brca, brca everywhere

I read a lot of magazines, thanks to various airline-mile reward plans that allow me to trade miles for magazines (I don’t fly often enough, and the restrictions on the miles just aren’t worth it to me).

I’ve been noticing a few more mentions of BRCA lately. I discovered Jessica Queller/Pretty Is What Changes in a magazine, and reading her book/corresponding with her is what led me to FORCE, Bright Pink (and thus my long-lost soulmate bestie), etc.

A couple weeks ago, I was reading Glamour’s June 2010 issue. In their swimsuit section (titled Every Body is a Hot Body), there was a blurb where designers could share their favorite style of bathing suit and what looks best on their own bodies. Wedged in the middle of comments about slim figures, poochy stomachs, and post-baby bodies was this:

A front-lacing halter really flatters if you’ve had post-mastectomy reconstruction like me – and it’s really comfortable. — Patricia Brett, Veronica Brett

I was intrigued. I had no idea if this Patricia Brett had undergone a mastectomy to treat cancer or prevent it, but Google is my friend and soon enough I was frantically reading her website on my phone’s tiny screen. I cheated cancer, the “about” section begins. The page goes on to describe this particular family’s experience with BRCA1, and how Patricia Brett went on to design swimsuits for post-mastectomy women.

I was pretty pleased to see such a thing mentioned in a magazine. No, it wasn’t a deeply educational cover story, but maybe that’s what I liked – it was normal. Oh, you have a unique body because you’ve given birth/gained weight/lost weight/etc? Well, I have a unique body because I had a mastectomy! It made me feel less like a freak, in some small way.

Just now, I was perusing Self (the June 2010 issue, to be exact) and taking one of those self-quizzes, this one about my skin cancer risk (yes, I know it’s higher thanks to BRCA2). One of the final questions relates to your personal and family medical history, with options like “I’ve had skin cancer” or “No one in my family has had skin cancer.” Option number three of four was “I (or my mother or my sister) was diagnosed with breast cancer linked to the BRCA2 gene.” Add four points to your score for that one, upping your risk of skin cancer.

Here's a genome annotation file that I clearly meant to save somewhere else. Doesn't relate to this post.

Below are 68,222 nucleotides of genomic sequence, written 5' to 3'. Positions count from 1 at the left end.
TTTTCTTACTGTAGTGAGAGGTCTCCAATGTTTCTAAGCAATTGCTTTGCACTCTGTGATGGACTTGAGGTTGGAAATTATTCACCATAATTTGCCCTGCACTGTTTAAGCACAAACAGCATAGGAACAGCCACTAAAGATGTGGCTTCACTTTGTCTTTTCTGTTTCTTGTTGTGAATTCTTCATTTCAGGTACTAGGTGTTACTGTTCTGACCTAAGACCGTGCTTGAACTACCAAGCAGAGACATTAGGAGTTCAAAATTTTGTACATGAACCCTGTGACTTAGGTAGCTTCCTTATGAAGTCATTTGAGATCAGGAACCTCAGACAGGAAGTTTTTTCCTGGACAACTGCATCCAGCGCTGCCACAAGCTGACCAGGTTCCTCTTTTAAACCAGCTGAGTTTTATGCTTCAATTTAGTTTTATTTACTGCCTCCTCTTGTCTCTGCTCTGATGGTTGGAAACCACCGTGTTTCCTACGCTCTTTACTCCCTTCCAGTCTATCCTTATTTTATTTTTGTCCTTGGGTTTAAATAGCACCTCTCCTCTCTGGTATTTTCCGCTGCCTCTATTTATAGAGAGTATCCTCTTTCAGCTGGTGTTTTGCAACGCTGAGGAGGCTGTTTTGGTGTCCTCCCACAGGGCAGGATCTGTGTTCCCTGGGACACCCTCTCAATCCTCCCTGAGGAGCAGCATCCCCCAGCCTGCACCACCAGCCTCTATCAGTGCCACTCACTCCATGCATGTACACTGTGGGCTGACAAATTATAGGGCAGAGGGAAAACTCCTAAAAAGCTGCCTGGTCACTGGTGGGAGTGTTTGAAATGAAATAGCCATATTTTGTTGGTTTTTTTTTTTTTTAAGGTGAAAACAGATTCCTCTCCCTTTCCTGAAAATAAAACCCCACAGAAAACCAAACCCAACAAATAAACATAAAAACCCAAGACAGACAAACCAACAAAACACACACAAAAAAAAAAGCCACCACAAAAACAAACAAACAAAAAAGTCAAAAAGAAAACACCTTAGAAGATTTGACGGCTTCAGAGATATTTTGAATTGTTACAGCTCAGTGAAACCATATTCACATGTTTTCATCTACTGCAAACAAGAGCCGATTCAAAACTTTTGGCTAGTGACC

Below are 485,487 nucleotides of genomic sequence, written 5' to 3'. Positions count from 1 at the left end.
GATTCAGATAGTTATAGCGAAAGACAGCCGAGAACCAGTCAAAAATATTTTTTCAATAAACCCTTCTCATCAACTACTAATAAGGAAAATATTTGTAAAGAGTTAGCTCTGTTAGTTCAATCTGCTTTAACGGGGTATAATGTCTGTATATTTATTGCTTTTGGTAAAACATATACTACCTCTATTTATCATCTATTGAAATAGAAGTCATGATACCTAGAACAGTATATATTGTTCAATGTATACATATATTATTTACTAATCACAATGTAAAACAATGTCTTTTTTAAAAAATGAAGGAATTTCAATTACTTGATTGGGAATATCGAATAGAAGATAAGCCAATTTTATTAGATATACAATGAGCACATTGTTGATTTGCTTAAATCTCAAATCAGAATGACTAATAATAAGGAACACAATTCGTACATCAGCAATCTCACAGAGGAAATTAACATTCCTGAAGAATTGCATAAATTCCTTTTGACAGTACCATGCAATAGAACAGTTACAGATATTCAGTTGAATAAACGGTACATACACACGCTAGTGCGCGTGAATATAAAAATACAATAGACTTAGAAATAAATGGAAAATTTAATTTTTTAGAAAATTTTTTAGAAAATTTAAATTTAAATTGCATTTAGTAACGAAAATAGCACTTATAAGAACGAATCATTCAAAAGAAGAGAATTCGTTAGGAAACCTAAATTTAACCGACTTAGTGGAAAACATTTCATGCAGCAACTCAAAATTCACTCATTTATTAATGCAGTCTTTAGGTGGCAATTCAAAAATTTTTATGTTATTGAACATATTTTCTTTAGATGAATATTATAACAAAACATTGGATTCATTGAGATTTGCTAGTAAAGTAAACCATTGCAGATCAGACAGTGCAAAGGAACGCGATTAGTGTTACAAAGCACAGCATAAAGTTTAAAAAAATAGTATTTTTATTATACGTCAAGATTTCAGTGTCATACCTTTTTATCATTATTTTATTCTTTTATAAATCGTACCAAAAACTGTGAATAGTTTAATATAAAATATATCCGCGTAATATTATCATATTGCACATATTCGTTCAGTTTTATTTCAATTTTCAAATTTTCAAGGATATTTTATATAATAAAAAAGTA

And I don’t know, maybe I’m just a little crazy. But having it mentioned makes me feel less alone, somehow. Less like I’m carrying some freaky genetic deviation, some Big Secret you can’t mention in mixed company.

I have quite a few essays/articles I’ve come across in the past couple months that I’ll share soon, but I just wanted to make a note of the things I’ve been finding. I’ve known about BRCA for four years this summer, and with the exception of Jessica Queller’s article and maybe one other mention, this is the first time I’ve encountered such public, casual mentions.

I like to think this means we’re making steps toward more education and understanding.

And also? Today, as it turns out, is exactly two weeks since I was last devastatingly upset about my BRCA status. I’m not 100% sure what changed, but I have my fingers crossed that I’ve reached some kind of acceptance, at least for now.


2 thoughts on “brca, brca everywhere

  1. I always say, learning your BRCA status is like buying a VW — suddenly you see it everywhere! It’s heartening to read about BRCA mutations in the media, though don’t read the comments. People can be such assholes.

  2. You are not alone. It has been my mission, along several of my close friends, to spread the word about previvors. We wrote a book called Previvors: Facing the Breast Cancer Gene and Making Life-Changing Decision. It launches on october 5th You are not alone!

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